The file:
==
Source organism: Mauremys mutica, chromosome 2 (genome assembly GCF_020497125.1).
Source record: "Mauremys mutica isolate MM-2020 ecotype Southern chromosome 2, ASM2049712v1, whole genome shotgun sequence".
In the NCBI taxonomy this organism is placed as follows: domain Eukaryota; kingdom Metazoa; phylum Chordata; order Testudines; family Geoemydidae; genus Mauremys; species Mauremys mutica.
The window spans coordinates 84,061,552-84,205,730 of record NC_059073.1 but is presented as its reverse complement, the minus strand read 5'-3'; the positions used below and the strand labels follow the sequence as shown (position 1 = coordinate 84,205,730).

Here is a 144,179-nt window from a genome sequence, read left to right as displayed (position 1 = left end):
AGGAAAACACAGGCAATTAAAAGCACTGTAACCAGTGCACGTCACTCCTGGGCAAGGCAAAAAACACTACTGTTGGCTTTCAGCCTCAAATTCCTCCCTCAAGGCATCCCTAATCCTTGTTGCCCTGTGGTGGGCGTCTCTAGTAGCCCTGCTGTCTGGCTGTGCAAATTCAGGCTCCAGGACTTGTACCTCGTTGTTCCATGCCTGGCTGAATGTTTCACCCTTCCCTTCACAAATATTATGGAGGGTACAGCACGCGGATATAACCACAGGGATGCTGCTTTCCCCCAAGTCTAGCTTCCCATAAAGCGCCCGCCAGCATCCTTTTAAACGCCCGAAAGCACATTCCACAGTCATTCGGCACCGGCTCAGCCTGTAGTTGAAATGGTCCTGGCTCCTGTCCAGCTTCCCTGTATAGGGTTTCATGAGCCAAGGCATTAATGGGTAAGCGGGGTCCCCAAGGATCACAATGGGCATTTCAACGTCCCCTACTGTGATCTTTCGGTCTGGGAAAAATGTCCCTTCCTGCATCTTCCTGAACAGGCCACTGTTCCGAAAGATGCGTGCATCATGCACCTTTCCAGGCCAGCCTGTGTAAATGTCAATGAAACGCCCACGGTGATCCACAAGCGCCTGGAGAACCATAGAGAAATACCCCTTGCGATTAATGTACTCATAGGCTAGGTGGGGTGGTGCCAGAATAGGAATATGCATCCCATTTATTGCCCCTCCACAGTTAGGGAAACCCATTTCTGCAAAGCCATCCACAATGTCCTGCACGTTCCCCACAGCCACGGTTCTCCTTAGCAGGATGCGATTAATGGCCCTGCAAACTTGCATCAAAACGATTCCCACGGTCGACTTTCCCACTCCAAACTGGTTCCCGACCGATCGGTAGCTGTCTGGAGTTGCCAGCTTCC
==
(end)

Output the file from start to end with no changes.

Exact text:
Source organism: Mauremys mutica, chromosome 2 (genome assembly GCF_020497125.1).
Source record: "Mauremys mutica isolate MM-2020 ecotype Southern chromosome 2, ASM2049712v1, whole genome shotgun sequence".
In the NCBI taxonomy this organism is placed as follows: domain Eukaryota; kingdom Metazoa; phylum Chordata; order Testudines; family Geoemydidae; genus Mauremys; species Mauremys mutica.
The window spans coordinates 84,061,552-84,205,730 of record NC_059073.1 but is presented as its reverse complement, the minus strand read 5'-3'; the positions used below and the strand labels follow the sequence as shown (position 1 = coordinate 84,205,730).

Here is a 144,179-nt window from a genome sequence, read left to right as displayed (position 1 = left end):
AGGAAAACACAGGCAATTAAAAGCACTGTAACCAGTGCACGTCACTCCTGGGCAAGGCAAAAAACACTACTGTTGGCTTTCAGCCTCAAATTCCTCCCTCAAGGCATCCCTAATCCTTGTTGCCCTGTGGTGGGCGTCTCTAGTAGCCCTGCTGTCTGGCTGTGCAAATTCAGGCTCCAGGACTTGTACCTCGTTGTTCCATGCCTGGCTGAATGTTTCACCCTTCCCTTCACAAATATTATGGAGGGTACAGCACGCGGATATAACCACAGGGATGCTGCTTTCCCCCAAGTCTAGCTTCCCATAAAGCGCCCGCCAGCATCCTTTTAAACGCCCGAAAGCACATTCCACAGTCATTCGGCACCGGCTCAGCCTGTAGTTGAAATGGTCCTGGCTCCTGTCCAGCTTCCCTGTATAGGGTTTCATGAGCCAAGGCATTAATGGGTAAGCGGGGTCCCCAAGGATCACAATGGGCATTTCAACGTCCCCTACTGTGATCTTTCGGTCTGGGAAAAATGTCCCTTCCTGCATCTTCCTGAACAGGCCACTGTTCCGAAAGATGCGTGCATCATGCACCTTTCCAGGCCAGCCTGTGTAAATGTCAATGAAACGCCCACGGTGATCCACAAGCGCCTGGAGAACCATAGAGAAATACCCCTTGCGATTAATGTACTCATAGGCTAGGTGGGGTGGTGCCAGAATAGGAATATGCATCCCATTTATTGCCCCTCCACAGTTAGGGAAACCCATTTCTGCAAAGCCATCCACAATGTCCTGCACGTTCCCCACAGCCACGGTTCTCCTTAGCAGGATGCGATTAATGGCCCTGCAAACTTGCATCAAAACGATTCCCACGGTCGACTTTCCCACTCCAAACTGGTTCCCGACCGATCGGTAGCTGTCTGGAGTTGCCAGCTTCC